If this goes through, it’ll just push me to abandon PHP. I’ve been wanting to learn another language(s) eventually, anyway. This might be a strong incentive to go ahead and do it.

Gordon on 7/15/11

Gordon, I can’t understand why you would abandon a tool, in this case PHP, just because a feature you don’t like has been added. No one is forcing you to use it. PHP will continue to do everything you need to do, just as it has always done before.

Tim on 7/15/11

@Gordon, this feature is definitely not a deal breaker. A few other languages have web servers closely tied with their production deployment. The difference being, however, that those web servers can be used in a production environment.

I do believe Ruby has WEBrick, Perl has www_perl and Java has Jetty (it’s third party, but if the jar is there, and you can compile a main to use it, you’ve got yourself a webserver). I guess the thing that sets PHPs aside is that it’s only for development purposes. Usually, I try and get my development environment matching production as close as possible so I don’t end up with nasty surprises when it goes live.

Maybe someone will find a good use for it. Maybe it will help with web based unit testing, though PHP has never been known for it’s threading, so handling two requests at once is probably not on the cards. And I guess that brings us full circle to why it’s a development tool only, and not fit for production.

Reuben on 7/15/11

I think the maintenance issue you describe in the article is a real potential problem. I can just imagine inheriting a project built off the stock PHP web server. I think something like that would be better as a PECL extension instead of a standard component.

More importantly, I second your assertion that this shows a lack of focus on the part of the PHP core team. There are far more useful features that are getting shot down (json style array syntax) and for what?

James Fuller on 7/15/11

I agree to your point. until people understand and not use them on production things will be okay. but thats never gonna happen :)

Bakasura on 7/16/11

Agreed. There are way more important and easy to maintain features that could be implemented.

Veselin on 7/17/11

Bah, seems like they have lost their focus again.

I wish these patches were applied to the core.


Arnold Almeida on 7/18/11

Reuben: As a library maintainer that’s another of my concerns. Additional code being added to frameworks + libraries to support the command line server, which is different than normal X + PHP setups.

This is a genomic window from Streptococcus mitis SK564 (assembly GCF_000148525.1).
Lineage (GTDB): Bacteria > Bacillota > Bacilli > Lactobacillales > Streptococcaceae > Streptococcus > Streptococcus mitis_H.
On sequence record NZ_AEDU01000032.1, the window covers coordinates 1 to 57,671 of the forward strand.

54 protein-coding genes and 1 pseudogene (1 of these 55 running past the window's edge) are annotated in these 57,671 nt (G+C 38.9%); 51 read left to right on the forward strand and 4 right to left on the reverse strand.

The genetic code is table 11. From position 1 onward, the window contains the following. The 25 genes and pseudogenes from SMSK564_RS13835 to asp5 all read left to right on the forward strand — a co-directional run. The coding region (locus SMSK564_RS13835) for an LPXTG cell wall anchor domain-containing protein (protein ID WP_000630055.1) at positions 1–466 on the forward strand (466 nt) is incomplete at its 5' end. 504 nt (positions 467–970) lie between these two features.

James: I was hoping for a separate command line tool, or a pecl extension. Either one would have kept things more focused and simpler in my mind.

Arnold: There were a few good ideas in those patches. Last I heard the author of those changes was at least talking with the PHP maintainers, which is hopeful.

mark story on 7/20/11

Agreed in some ways, my thoughts is that you can’t do all as good as if you focus on few things.
As you said, there already are a lot of server like Apache, Nginx … by guys who work on them since some years now, so I don’t think php will do better / simpler and would be better if they can focus on their “real stuff”.
(Sorry for my weird english :p)

Mush on 9/8/11

Mush: I totally agree :) And your english was fine.

mark story on 9/9/11

Is there really the need for something easier than the XAMPP Apache install? I came from literally 0 dev background and started with PHPXAMPP did me just fine and I ramped up my knowledge as necessary.

I’ve got to agree this seems like an unnecessary addition especially considering its maturity.

Kyle on 10/20/11

Apologies for the post necro, but I only just found out today that this existed.

One thing I do like is the ability to filter requests through a PHP script. How this is useful in a production environment I don’t know unless the same can be done in FastCGI – so yet another “handy” feature that will invariably lead to this tiny web server being used in production. Probably handy for things where only one user is going to be using the system (like admin web interfaces for routers and the like), but for anything you’re likely to care about, more trouble than it’s worth, especially being a sequential processor.

Aaron Mason on 2/5/14